In the article, it was pointed out that, for a variety of reasons, most of the post-war uchi-deshi had limited direct instruction from O-sensei. Isn't this true of Saito as well? Although Saito trained with O-sensei at Iwama directly during the war years, I seem to recall reading somewhere that his attendance was limited to once a week or less, due to his job as a railway porter. Is this true?
Also, it is a fact that O-sensei promoted Tohei 10th dan during his lifetime, not Saito. Doesn't this argue that the founder of Aikido felt that Tohei had the better understanding of the art? Is that relevant in terms of technical mastery or the techniques?
Saito had an odd schedule, so he'd work intensely followed by a number of days off during which he spent all of his time attending Ueshiba. He and his family cared for Ueshiba all through the 50's and 60's. In terms of actual contact hours it's hard to argue against him - that doesn't mean that he was better than anybody else, just that he was there.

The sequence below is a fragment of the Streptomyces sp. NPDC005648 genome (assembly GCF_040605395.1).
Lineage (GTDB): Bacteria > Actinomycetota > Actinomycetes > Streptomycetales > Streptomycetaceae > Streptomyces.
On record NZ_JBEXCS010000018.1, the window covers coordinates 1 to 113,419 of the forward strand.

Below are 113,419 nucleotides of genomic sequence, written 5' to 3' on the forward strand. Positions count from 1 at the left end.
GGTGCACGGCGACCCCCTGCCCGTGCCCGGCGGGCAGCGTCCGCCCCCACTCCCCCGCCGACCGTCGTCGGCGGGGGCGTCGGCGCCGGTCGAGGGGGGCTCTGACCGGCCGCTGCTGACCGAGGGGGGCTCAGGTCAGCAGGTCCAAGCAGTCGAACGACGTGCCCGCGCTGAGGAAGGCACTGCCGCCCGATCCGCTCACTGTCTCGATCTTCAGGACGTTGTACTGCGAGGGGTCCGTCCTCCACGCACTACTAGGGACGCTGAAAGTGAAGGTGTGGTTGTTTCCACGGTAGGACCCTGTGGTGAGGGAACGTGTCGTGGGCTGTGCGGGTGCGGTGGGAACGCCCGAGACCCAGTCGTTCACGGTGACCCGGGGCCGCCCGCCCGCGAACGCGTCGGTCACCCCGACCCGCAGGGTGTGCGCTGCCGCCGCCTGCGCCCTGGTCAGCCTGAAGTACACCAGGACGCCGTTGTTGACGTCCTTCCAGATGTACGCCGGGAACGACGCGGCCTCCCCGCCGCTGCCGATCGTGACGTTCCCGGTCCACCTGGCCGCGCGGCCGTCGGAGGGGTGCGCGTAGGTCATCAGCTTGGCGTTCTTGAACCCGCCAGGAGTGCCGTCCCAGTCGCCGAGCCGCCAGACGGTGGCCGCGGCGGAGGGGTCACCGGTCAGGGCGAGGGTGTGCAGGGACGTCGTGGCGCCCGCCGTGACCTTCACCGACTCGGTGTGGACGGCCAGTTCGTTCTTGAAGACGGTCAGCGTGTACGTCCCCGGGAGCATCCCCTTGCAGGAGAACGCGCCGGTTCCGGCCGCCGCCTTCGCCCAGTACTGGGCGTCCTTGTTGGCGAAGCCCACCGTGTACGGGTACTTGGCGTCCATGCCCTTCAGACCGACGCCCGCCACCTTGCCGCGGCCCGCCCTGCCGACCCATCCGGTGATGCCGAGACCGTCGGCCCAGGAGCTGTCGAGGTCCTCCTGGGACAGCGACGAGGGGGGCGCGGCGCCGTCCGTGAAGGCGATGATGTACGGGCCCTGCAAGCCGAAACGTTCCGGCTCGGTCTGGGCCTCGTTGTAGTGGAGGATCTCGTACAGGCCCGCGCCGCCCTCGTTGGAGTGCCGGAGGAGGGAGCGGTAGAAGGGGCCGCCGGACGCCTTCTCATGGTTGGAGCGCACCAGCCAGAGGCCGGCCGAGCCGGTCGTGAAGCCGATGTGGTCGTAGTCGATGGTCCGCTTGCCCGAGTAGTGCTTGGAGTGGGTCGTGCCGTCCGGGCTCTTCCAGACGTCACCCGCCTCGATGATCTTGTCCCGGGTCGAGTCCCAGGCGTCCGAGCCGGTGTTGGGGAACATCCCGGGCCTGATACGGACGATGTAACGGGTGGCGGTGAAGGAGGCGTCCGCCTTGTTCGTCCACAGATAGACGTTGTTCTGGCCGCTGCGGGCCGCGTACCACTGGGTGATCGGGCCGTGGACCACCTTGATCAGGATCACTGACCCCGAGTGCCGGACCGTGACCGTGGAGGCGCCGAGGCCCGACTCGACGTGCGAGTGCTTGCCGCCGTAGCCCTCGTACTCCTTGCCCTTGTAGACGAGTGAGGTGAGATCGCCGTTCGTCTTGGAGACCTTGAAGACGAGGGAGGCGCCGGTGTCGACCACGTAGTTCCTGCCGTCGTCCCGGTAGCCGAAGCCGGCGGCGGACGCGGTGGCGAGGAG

Ueshiba promoted a number of people to 10th Dan before Tohei, were they better or worse? He gave a Menkyo-Kaiden to Roy Suenaka - does that mean he "got it"? Without disparaging Tohei (for whom even Saito had great respect), I don't think that Ueshiba really cared that much about the ranking system - things like that just didn't interest him very much.